So, it’s interesting how I think it’s the breathing part, how that can energize you, whether it’s in the morning for people like me, or whether it’s in the middle of a work day. And you just feel as though, I’ve done all that I can do, but to get energized again, I know a lot of people search for techniques to do that as well. How do they get through that second part of the day?

Christine Shaw: Well, when you mention energizing in yoga practices, there’s so many different breaths, right? Breaths to calm and relax you, but there are also plenty of breaths to energize you. So there’s this breath called Kapal Bhati breathing, which just simply means like “breath of fire.” And it’s an energy exercise we could do, which is quicker breathing.

There’s this other energy exercise that’s called “breath of joy,” and it involves movement with your breath. So I can describe it to you right now. And you can picture how to do it. It’s pretty easy. You could stand, or you could even do it seated, but it’s better if you’re standing. And you just reach your arms out to the side of your body, then cross them in front of your body, then reach your arms straight up in the air and then throw them down by your side. So, again, it goes out to the side, across your body, straight up in the air and throw them down.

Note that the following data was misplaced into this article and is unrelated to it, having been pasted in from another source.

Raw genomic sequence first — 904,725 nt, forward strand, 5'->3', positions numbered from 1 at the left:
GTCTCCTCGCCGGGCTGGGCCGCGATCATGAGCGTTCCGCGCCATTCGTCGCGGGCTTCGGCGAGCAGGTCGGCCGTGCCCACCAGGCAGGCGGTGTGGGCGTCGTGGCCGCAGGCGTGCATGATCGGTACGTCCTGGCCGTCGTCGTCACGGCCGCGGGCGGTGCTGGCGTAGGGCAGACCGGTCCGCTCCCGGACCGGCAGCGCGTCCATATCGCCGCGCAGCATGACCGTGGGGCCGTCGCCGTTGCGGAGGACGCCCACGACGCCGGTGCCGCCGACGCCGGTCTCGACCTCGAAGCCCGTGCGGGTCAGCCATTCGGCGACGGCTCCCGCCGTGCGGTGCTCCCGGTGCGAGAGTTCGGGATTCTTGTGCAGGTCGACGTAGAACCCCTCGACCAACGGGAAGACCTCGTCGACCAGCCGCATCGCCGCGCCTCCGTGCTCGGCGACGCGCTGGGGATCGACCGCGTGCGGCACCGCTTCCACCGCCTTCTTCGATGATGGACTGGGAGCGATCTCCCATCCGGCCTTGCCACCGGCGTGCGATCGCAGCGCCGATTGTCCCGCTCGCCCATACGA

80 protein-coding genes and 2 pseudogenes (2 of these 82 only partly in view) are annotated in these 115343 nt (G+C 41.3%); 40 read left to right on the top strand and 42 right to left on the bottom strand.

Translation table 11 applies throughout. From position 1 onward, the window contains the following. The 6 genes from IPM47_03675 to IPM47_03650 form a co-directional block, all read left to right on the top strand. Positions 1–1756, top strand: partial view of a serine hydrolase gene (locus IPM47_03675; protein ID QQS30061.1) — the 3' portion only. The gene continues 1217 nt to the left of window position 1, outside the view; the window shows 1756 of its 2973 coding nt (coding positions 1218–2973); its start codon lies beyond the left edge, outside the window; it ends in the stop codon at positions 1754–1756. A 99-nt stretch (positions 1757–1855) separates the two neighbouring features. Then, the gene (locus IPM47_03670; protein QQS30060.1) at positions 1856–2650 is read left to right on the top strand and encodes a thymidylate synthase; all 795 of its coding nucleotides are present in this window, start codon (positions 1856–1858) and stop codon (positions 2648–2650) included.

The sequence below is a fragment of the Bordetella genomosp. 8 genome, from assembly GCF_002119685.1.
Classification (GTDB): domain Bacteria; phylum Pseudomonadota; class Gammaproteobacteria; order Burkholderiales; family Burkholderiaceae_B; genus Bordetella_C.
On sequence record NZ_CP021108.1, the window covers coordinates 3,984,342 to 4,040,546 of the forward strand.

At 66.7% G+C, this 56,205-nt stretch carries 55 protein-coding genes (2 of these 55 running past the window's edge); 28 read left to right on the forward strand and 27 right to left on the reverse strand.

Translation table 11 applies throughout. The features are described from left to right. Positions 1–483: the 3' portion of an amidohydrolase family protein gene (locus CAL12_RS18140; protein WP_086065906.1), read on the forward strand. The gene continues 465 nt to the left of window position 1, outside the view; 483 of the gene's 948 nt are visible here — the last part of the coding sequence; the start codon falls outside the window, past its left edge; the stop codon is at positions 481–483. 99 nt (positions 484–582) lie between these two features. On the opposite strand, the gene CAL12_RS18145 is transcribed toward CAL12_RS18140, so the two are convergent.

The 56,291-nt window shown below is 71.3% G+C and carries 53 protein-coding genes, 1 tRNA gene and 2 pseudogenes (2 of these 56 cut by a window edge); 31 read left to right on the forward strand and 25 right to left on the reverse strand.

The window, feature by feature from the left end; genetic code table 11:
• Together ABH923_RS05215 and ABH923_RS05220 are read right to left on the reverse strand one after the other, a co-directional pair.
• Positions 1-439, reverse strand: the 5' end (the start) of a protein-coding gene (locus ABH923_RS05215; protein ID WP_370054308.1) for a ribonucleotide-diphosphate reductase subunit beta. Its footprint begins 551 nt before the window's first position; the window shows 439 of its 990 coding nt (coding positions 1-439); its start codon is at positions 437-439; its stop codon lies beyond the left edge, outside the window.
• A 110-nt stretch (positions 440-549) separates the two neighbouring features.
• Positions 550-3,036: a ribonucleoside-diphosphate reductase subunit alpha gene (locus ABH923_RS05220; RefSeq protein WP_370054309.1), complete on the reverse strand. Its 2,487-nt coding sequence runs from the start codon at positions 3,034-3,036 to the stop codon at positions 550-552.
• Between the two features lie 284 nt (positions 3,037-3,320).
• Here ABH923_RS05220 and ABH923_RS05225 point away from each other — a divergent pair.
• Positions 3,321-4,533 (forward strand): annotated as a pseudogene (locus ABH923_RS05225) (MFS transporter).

So, with those arm movements is breathing. And so the breathing is three inhale breaths through your nose. So you might go, three inhale breaths and one “ha” exhale breath. Now, when you open your mouth and you do “ha” that’s relieving tension, and worry, and strain, and I’m telling you it really works. So, it’s called breath of joy or it’s three little inhale breaths, one exhale breath.

So, let’s just try it. We could try it right now. You could do the movements or you could just do the breath, and then see how you feel. We’ll just do four times, okay? So here we go. We’re going to breath in, in, in and exhale. Let’s try the arm movements go in, and ha, ha, ha. All right. I feel good. I feel energized just doing that. Did that wake you up a little more, Marie?

Dr. Marie Gould Harper: Yes. I always think with the breaths, somehow I get more oxygen up to my brain, but it feels different, though. And it does make me more alert when I do the breathing exercises.

Christine Shaw: And bringing joy into our body. I mean, you’ve got to move your body. So, I want to just share something where we were just actually talking about this a little bit ago, where people do spend time at a therapist, and I think that’s fantastic. You need to have that time to work out the stuff, the stuff of life, whatever it is from trauma to just life stresses to relationships.